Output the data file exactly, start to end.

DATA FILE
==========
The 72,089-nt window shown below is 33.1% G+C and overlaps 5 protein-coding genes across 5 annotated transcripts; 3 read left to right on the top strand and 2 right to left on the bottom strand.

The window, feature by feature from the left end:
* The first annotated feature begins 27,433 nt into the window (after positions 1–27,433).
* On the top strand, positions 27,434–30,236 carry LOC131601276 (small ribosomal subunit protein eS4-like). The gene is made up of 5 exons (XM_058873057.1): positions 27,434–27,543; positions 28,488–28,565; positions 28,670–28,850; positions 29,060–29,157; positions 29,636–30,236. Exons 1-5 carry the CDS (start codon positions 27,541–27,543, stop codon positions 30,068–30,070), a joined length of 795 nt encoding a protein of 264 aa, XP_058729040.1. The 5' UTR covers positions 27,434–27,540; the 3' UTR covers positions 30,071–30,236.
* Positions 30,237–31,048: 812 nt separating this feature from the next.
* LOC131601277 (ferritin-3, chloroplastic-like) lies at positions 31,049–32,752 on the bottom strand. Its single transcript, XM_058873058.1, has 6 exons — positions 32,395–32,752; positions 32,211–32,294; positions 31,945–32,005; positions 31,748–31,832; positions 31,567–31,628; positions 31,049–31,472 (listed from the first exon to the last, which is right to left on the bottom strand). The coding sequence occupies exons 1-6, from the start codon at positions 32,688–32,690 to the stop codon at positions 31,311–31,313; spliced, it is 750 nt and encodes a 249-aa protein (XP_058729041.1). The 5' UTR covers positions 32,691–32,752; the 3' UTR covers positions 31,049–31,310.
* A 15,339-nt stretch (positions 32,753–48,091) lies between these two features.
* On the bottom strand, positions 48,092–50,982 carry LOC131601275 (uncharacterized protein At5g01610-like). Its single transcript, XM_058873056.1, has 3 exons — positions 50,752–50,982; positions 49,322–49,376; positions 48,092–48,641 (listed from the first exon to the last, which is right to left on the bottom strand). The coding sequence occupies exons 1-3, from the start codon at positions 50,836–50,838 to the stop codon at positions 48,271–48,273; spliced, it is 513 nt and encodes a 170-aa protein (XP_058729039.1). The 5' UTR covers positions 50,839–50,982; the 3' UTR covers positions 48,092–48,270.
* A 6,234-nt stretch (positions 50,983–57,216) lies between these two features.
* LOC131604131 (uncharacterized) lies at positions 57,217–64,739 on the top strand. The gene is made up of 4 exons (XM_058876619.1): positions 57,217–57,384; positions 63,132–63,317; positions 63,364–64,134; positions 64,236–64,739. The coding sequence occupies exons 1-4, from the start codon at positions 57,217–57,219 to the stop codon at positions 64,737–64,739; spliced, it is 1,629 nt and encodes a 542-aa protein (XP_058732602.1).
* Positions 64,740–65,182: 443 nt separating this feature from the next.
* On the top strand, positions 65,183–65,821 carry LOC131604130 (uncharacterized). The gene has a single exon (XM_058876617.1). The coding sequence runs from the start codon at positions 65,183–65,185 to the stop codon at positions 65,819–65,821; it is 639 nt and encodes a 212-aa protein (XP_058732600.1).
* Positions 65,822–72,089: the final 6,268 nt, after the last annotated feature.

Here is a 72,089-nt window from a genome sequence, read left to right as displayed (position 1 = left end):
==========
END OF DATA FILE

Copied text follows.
The 72,089-nt window shown below is 33.1% G+C and overlaps 5 protein-coding genes across 5 annotated transcripts; 3 read left to right on the top strand and 2 right to left on the bottom strand.

The window, feature by feature from the left end:
* The first annotated feature begins 27,433 nt into the window (after positions 1–27,433).
* On the top strand, positions 27,434–30,236 carry LOC131601276 (small ribosomal subunit protein eS4-like). The gene is made up of 5 exons (XM_058873057.1): positions 27,434–27,543; positions 28,488–28,565; positions 28,670–28,850; positions 29,060–29,157; positions 29,636–30,236. Exons 1-5 carry the CDS (start codon positions 27,541–27,543, stop codon positions 30,068–30,070), a joined length of 795 nt encoding a protein of 264 aa, XP_058729040.1. The 5' UTR covers positions 27,434–27,540; the 3' UTR covers positions 30,071–30,236.
* Positions 30,237–31,048: 812 nt separating this feature from the next.
* LOC131601277 (ferritin-3, chloroplastic-like) lies at positions 31,049–32,752 on the bottom strand. Its single transcript, XM_058873058.1, has 6 exons — positions 32,395–32,752; positions 32,211–32,294; positions 31,945–32,005; positions 31,748–31,832; positions 31,567–31,628; positions 31,049–31,472 (listed from the first exon to the last, which is right to left on the bottom strand). The coding sequence occupies exons 1-6, from the start codon at positions 32,688–32,690 to the stop codon at positions 31,311–31,313; spliced, it is 750 nt and encodes a 249-aa protein (XP_058729041.1). The 5' UTR covers positions 32,691–32,752; the 3' UTR covers positions 31,049–31,310.
* A 15,339-nt stretch (positions 32,753–48,091) lies between these two features.
* On the bottom strand, positions 48,092–50,982 carry LOC131601275 (uncharacterized protein At5g01610-like). Its single transcript, XM_058873056.1, has 3 exons — positions 50,752–50,982; positions 49,322–49,376; positions 48,092–48,641 (listed from the first exon to the last, which is right to left on the bottom strand). The coding sequence occupies exons 1-3, from the start codon at positions 50,836–50,838 to the stop codon at positions 48,271–48,273; spliced, it is 513 nt and encodes a 170-aa protein (XP_058729039.1). The 5' UTR covers positions 50,839–50,982; the 3' UTR covers positions 48,092–48,270.
* A 6,234-nt stretch (positions 50,983–57,216) lies between these two features.
* LOC131604131 (uncharacterized) lies at positions 57,217–64,739 on the top strand. The gene is made up of 4 exons (XM_058876619.1): positions 57,217–57,384; positions 63,132–63,317; positions 63,364–64,134; positions 64,236–64,739. The coding sequence occupies exons 1-4, from the start codon at positions 57,217–57,219 to the stop codon at positions 64,737–64,739; spliced, it is 1,629 nt and encodes a 542-aa protein (XP_058732602.1).
* Positions 64,740–65,182: 443 nt separating this feature from the next.
* On the top strand, positions 65,183–65,821 carry LOC131604130 (uncharacterized). The gene has a single exon (XM_058876617.1). The coding sequence runs from the start codon at positions 65,183–65,185 to the stop codon at positions 65,819–65,821; it is 639 nt and encodes a 212-aa protein (XP_058732600.1).
* Positions 65,822–72,089: the final 6,268 nt, after the last annotated feature.

Here is a 72,089-nt window from a genome sequence, read left to right as displayed (position 1 = left end):